MR: [laughs] What advice do you have for new artists?

AM: Oh my God, Ted, you get it.

TL: Do something else.

MR: [laughs]

AM: I don't know what somebody would do if they were just starting out. Honestly? Be good. Care. Give a s**t. Give a s**t about making good music because that will always resonate to other people who care. If all you care about is being famous, there's no advice for you. I don't know what to say. There are a million ways to become famous, none of them savory. It's not that hard to become a notorious person, but caring about what you do will always resonate with you on some level.

TL: I could not have said that better.

MR: Wait Ted, it's your turn!

TL: [laughs] I will just add that, for example, we didn't set out doing this project with anything in mind other than crafting something that was really enjoyable for us to do and that we wanted to put a lot of work into making good. Whatever happens with that happens with it. Lord knows the music business is incredibly difficult these days. But never forget that whether you wind up making a living off of it or not, you're making art and art is important in people's lives. Like Aimee said, if you care about what you're doing it's going to reonate with somebody.

MR: Nice, beautiful. Aimee, Charmer was your last release, and Ted, you had The Brutalist Bricks. Is The Both the next step from those projects in your musical evolution? Is The Both the next part of the conversation?

TL: It feels like that for me. I wouldn't have said that, going into it, because it feels like at the time I was still thinking about what was going to be happening with my own next "solo" project, but it really does feel like that for me now. It feels like this is the next part of the conversation. If I can speak for you for a second, Aimee, I think we both agree that we're going to certainly keep this going for as long as we can.

AM: Agreed.

Transcribed By Galen Hawthorne


On May 13th, Dolly Parton's new album Blue Smoke will be released, it covering a wide range of styles from gospel to mountain to pop, taking on Bob Dylan's "Don't Think Twice," the witty "Lover Du Jour," and eye-poppers like Bon Jovi's "Lay Your Hands On Me" and literally a killer version of the classic "Banks Of The Ohio." Album guests include Willie Nelson and Kenny Rogers, and on April 27th, Dolly will be appearing on QVC for a pre-sale of the album. The following is probably the shortest interview I've ever done, the result of there being like twenty other participants from Reuters to health and music zines and beyond. But it gets to the heart of what I wanted to learn about this smart, warm and honest performer.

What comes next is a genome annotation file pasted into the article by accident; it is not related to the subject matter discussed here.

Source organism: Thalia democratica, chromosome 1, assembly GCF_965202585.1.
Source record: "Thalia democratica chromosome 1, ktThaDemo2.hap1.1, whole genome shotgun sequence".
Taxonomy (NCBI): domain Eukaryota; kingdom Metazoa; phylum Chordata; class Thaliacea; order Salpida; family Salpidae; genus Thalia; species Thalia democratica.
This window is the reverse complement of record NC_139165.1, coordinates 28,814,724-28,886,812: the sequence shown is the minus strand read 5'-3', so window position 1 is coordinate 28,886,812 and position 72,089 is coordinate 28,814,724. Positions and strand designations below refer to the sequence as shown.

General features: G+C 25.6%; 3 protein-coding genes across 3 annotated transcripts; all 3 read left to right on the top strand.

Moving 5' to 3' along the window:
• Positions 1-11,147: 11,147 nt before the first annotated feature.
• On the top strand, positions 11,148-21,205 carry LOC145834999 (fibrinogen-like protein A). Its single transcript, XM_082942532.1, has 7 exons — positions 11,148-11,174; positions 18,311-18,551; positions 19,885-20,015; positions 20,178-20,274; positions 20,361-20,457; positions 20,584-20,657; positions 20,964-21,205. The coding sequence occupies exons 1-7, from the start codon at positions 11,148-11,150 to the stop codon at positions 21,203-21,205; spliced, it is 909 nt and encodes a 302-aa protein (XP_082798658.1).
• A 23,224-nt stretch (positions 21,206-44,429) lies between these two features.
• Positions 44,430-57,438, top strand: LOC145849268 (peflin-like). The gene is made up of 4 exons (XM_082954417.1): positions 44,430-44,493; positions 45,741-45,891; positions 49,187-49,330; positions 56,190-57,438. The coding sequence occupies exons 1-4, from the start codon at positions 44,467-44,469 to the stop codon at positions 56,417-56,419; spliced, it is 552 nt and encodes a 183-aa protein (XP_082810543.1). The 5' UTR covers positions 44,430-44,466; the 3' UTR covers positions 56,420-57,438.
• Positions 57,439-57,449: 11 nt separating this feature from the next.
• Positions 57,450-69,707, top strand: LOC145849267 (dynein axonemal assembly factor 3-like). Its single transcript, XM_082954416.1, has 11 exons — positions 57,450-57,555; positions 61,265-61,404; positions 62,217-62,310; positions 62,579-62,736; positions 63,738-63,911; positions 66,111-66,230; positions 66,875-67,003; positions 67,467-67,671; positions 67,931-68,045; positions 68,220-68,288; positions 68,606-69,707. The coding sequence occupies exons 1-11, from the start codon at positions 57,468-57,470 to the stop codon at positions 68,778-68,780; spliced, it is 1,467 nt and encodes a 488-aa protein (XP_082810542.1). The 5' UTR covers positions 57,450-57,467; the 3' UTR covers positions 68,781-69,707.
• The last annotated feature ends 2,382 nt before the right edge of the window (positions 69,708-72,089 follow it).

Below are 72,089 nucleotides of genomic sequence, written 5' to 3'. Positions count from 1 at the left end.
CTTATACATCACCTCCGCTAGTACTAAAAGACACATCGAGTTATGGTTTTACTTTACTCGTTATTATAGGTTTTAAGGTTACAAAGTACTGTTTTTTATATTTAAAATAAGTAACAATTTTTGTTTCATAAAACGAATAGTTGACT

A Tiny But Lovely Q&A with Dolly Parton

Mike Ragogna: Dolly, you've had an amazing recording and music history. When you look back at young Dolly Parton, what would you tell her?

Dolly Parton: [laughs] Well, I would tell her I'm pretty proud of her, because when you get older, you really reflect and you really think so many things. One of the things I think about is just how fortunate that I have been to have been able to actually see my dreams come true, because I know so many people that can't say that. I know so many people that are far more talented than me and that have worked just as hard and came to town the same time I did and never really made it big. So you wonder, and you kind of go back to that Kris Kristofferson song, "Why Me Lord?" You just really think about all those things. But more than anything, I just think that little girl who moved here back in '64 to try to make those dreams come true and now here I am at sixty-eight years old and so many of them have come true. But what's so funny is I still feel like that little girl. I'm still dreaming, dreaming big. I've still got new dreams to dream, new dreams I hope to come true, so I just love the music, I just love to write, I love to perform and I hope to be doing this until I keel over dead in about thirty years.

MR: [laughs] Dolly, I have to ask you my traditional question. What is your advice for new artists?

DP: Well as I've often said, I try not to give advice, I just try to pass on some information. But I think it's true with anything, like that old saying, "To thine own self be true," I think there's really so much to that, that people know what they really want, they know what their strength and their talent really is and I think you need to be willing to sacrifice that if you have to. You've got to protect it, you've got to fight for it and if you really are that good and you really have that much faith in it, if you really stay in it long enough changes are it will happen and if it don't I've always said, if you're really dreaming an impossible dream, you should know that it's okay to change dreams in the middle of a stream. If it's something that's not going to happen you can still rework it and apply what you've learned from the other stuff to a new dream.

MR: These are very sweet answers, thank you so much.

Transcribed by Galen Hawthorne